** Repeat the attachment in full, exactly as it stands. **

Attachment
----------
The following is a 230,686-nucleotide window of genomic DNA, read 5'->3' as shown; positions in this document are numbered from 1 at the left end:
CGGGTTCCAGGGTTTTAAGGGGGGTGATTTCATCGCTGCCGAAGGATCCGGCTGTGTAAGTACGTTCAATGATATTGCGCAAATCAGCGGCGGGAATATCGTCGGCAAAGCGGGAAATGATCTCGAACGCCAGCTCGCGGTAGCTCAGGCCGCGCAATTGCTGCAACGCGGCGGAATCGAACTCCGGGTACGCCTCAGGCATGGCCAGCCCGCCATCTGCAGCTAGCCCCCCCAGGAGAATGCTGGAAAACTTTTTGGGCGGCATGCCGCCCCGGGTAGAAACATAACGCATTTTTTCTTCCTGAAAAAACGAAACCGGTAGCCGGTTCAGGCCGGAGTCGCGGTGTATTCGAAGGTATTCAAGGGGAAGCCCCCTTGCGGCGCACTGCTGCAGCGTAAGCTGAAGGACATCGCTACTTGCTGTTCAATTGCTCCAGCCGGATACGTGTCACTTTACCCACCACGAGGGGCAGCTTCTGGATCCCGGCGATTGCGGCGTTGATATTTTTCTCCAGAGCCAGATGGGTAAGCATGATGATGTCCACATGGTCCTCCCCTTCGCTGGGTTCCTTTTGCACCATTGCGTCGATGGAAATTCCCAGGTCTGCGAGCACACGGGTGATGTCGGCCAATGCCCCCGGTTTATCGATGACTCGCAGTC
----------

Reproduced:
The following is a 230,686-nucleotide window of genomic DNA, read 5'->3' as shown; positions in this document are numbered from 1 at the left end:
CGGGTTCCAGGGTTTTAAGGGGGGTGATTTCATCGCTGCCGAAGGATCCGGCTGTGTAAGTACGTTCAATGATATTGCGCAAATCAGCGGCGGGAATATCGTCGGCAAAGCGGGAAATGATCTCGAACGCCAGCTCGCGGTAGCTCAGGCCGCGCAATTGCTGCAACGCGGCGGAATCGAACTCCGGGTACGCCTCAGGCATGGCCAGCCCGCCATCTGCAGCTAGCCCCCCCAGGAGAATGCTGGAAAACTTTTTGGGCGGCATGCCGCCCCGGGTAGAAACATAACGCATTTTTTCTTCCTGAAAAAACGAAACCGGTAGCCGGTTCAGGCCGGAGTCGCGGTGTATTCGAAGGTATTCAAGGGGAAGCCCCCTTGCGGCGCACTGCTGCAGCGTAAGCTGAAGGACATCGCTACTTGCTGTTCAATTGCTCCAGCCGGATACGTGTCACTTTACCCACCACGAGGGGCAGCTTCTGGATCCCGGCGATTGCGGCGTTGATATTTTTCTCCAGAGCCAGATGGGTAAGCATGATGATGTCCACATGGTCCTCCCCTTCGCTGGGTTCCTTTTGCACCATTGCGTCGATGGAAATTCCCAGGTCTGCGAGCACACGGGTGATGTCGGCCAATGCCCCCGGTTTATCGATGACTCGCAGTC